Why are there no parishes for that surplus of priests?
There have been some mission parishes set up but it is not an easy thing to do. Who will pay the priests? The UOC-USA has very limited funds to help. We are not a wealthy jurisdiction by any stretch of the word; if one saw the accommodations of some of our priests and hierarchs, one can appreciate these sacrifices. The mission parishes are of course the most non-Ukrainian in character, i.e., mixed Orthodox ethnicities and converts as well. Several of them are successful, such as Four Evangelists in Bel Air, Maryland, and I believe one in Las Cruces, N.M., come to mind. I know there was a former parish in Montana that was exploring the possibility of re-opening but they did not have enough support there to get anything started.
If those parishes are being resupplied with immigrants, where are the parishioners going?
To the cemetery, sadly, in many cases. The first wave of Ukrainian immigration (ca. 1890-1920) is long deceased and only a fraction of their descendants, now in the fourth and fifth generations, still identify with Orthodoxy, because when the third generation (generally) came of age in the '50s and '60s, the church was still very much in an exclusive "cultural traditions" mode, and these grandchildren of the immigrants could not understand the language of the liturgy. Many of them married non-Ukrainian or even non-Orthodox people and joined their spouse's church.
The second wave of immigrants, who came after WWII and many of whom were displaced persons who had either been workers in Germany during the war or otherwise ended up in refugee camps when they were fleeing the resurrection of Soviet power in Ukraine after 1944 when the Nazis were pushed out, is far more patriotic than the first wave. The first wave came here to work and make money and, in fact, probably two-thirds of them actually went back to Ukraine during the years between WWI and WWII with their money to buy a farm. (I know one third-waver whose grandfather was a first-waver who went back like this.) Those who stayed kept up the traditions but generally considered America their home. The second wave generally were forced to leave Ukraine so it is they who really sought to preserve the culture here so that it would not be lost there, and used the parishes (as well as other Ukrainian organizations, such as Plast, the Ukrainian scouting organization in the Americas and other groups such as the Ukrainian National Association, Ukrainian-American newspapers such as "Svoboda" and the "Ukrainian Weekly," the Ukrainian camps for youth, etc.) to keep it going. Because of the effort placed on Ukrainian-language and cultural education, the second generation of this wave was often as patriotic, if not more patriotic, than the first. But the third generation may or may not be, depending on the family.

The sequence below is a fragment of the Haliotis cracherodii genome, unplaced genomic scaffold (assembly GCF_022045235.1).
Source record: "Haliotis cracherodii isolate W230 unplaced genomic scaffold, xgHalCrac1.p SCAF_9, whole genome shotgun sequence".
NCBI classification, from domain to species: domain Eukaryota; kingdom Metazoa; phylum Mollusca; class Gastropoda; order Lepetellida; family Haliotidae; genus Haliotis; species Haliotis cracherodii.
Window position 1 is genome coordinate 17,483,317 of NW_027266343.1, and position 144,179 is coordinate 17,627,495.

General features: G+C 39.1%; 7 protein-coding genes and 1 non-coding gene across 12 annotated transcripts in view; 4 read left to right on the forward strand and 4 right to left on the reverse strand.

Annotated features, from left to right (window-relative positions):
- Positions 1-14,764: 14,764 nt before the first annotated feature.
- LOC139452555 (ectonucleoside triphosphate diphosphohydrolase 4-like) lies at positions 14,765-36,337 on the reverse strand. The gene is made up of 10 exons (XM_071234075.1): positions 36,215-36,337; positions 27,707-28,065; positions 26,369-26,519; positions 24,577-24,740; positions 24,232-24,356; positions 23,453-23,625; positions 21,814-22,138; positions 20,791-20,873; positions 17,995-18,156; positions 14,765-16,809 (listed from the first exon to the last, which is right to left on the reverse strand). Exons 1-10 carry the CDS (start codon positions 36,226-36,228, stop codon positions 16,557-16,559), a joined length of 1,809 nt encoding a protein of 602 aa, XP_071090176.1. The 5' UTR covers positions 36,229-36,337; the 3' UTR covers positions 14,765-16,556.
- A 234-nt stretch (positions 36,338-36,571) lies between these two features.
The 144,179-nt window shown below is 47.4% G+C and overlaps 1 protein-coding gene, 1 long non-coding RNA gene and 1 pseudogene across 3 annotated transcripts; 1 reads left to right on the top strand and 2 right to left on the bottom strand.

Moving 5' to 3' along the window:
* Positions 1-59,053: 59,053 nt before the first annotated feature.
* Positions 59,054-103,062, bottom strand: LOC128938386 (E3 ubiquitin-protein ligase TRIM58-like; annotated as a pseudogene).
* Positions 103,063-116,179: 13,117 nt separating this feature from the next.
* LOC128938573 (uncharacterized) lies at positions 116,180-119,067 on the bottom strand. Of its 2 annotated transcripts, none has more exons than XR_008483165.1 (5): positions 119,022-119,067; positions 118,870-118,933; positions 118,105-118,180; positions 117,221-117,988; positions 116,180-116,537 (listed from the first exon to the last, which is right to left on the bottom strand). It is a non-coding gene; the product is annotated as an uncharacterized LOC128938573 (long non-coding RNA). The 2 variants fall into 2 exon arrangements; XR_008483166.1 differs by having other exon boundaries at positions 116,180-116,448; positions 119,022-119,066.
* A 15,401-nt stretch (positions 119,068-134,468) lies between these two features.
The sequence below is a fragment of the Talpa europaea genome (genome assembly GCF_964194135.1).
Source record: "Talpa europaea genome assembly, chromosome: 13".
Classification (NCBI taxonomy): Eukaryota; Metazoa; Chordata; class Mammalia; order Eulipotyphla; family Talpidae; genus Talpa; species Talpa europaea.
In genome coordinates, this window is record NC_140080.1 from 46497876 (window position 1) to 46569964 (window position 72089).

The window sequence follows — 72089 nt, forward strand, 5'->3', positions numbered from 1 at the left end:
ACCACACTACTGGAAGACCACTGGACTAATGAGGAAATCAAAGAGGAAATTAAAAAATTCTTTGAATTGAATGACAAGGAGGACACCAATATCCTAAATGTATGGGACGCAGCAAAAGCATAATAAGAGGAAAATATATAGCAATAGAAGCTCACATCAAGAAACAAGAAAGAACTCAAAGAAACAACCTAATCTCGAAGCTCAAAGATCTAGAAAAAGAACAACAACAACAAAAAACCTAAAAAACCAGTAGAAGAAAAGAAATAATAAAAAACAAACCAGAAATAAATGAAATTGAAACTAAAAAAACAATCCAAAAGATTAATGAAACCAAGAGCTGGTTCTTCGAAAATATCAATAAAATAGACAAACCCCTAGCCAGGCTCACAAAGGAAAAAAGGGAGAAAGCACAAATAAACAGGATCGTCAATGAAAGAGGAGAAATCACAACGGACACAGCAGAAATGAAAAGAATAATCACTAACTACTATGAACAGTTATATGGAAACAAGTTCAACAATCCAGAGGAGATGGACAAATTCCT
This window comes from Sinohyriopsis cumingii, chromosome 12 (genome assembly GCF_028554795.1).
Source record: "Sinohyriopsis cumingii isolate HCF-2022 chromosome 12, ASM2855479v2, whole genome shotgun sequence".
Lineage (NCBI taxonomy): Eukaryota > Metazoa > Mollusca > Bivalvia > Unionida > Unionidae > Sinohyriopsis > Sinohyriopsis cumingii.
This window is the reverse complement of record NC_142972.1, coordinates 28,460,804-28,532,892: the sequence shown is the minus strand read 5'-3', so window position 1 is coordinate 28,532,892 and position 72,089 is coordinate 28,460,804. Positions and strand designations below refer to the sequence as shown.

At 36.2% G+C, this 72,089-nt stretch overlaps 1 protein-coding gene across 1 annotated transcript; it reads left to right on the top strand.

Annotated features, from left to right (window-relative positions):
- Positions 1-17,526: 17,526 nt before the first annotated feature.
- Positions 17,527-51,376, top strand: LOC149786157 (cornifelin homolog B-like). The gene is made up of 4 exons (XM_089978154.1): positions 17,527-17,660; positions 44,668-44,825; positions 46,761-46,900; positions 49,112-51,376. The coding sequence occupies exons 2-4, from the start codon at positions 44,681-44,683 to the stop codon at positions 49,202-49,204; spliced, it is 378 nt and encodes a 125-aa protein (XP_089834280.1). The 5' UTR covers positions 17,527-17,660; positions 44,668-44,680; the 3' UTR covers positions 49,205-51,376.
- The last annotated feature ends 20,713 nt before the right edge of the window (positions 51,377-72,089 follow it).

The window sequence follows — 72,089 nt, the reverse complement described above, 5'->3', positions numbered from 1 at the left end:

The new wave of immigration, since the break up of the USSR, is what is going on now. These people are coming here for better economic opportunity, like the first wave. But unlike the first wave, technology enables them to connect to Ukrainian culture so they can watch Ukrainian news, listen to Ukrainian music, travel back home on a regular basis, etc. Ukraine is in terrible shape today, as I've posted on other threads here, because of the way that the country is run and the lack of a rule of law there, so immigrants are coming by the tens of thousands annually. They are speakers of Ukrainian and Russian, but most lean toward the former. They are generally not as nationalistic as the second-wavers, but they are, of course, native-born Ukrainians who are most comfortable with their native language and culture, especially in the cities. And so we are training dozens of priests who are also immigrants of this sort, who have come here essentially out of high school to be trained for the priesthood in our churches.
It has only been in the past 20-30 years or so that many of our parishes have begun to integrate English language into the services. Some are nearly all English, and some are nearly all Ukrainian. Most are somewhere in between. The all English parishes are best at receiving non-Ukrainian converts. The mixed parishes are doing much better than they used to at retaining people who marry outside of the Ukrainian ethnicity and adding converts. But the total membership has declined considerably from its peak perhaps 40 or 50 years ago, because of the phenomenon of what happened to the first-wavers' grandchildren. The new immigration, which is exceedingly robust, has strengthened a lot of parishes. But this too has to be balanced because these new immigrants are not as religious as their predecessors and may only show up for holidays. One of the problems is educating them that the government does not pay the priests as it does back home, and that it is necessary for them to support their church with their time, talents, and gifts. The mixed parishes are sometimes hard because you have new immigrants, patriotic second-wavers, legacy first-wavers, and American converts all together in one parish, and they have very different pastoral needs in some cases. One needs a very wise priest to keep such a parish together and keep it growing.
At our Sobor, held each three years, addresses are made in both English and Ukrainian. English has predominated but some of the speakers, particularly those who are immigrants, will rise to address the body in Ukrainian and their words will be translated into English for those who do not understand. Probably 60-70% of the Divine Liturgies served at these Sobors and similar gatherings are mostly Ukrainian language.
I love my church and her people. There are challenges but I can see firsthand the good work that is being done in some very difficult situations.